|Taken from the box art of Storms of Steel - by Steve Paschal|
There are similar posts on this blog for other tactical game systems, so to maintain some continuity between the articles, we will choose the 1943 model of the T-34/76 to work with (from the Storms of Steel game).
To see the rest of this post please click on the 'Read More' tag.
This post has three main parts. A general discussion, some statistical data (might be a bit dry for some tastes) and then a fun replay that piggy backs onto a demo video that already exists on Boardgamegeek (link at the foot of the post).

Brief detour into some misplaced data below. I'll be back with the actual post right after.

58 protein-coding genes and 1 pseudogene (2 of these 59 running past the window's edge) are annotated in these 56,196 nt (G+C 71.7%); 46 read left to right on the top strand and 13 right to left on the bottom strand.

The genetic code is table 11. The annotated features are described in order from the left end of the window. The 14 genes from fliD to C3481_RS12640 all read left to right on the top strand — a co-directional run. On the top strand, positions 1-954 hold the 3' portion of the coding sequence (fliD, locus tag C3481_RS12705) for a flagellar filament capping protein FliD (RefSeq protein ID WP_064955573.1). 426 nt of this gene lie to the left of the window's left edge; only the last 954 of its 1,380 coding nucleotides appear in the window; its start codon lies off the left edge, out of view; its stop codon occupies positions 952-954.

The anti-tank system is beautifully simple to manage and has an elegance in its execution, though 'understanding' how the values on the counters are fully arrived at is not straight-forward. This is because the value is representing other 'influences' as well as raw penetration / armour data, plus the bell curve on the 2 x D6 anti-tank resolution process produces a distortion and a limitation in value range that the designer will have had to both mitigate and embrace.
The design notes say that in addition to gun / armour tables being consulted, the game values were modified to reflect "targeting equipment, crew training, tank maintenance, rate of fire, armour slope, relative armour thickness, round 'stick' factors, steel quality, radio access, movement speed and more". All of that taken together should therefore produces more subjective ratings (though harder for us to to analyse here), but which should feel all the more realistic for that.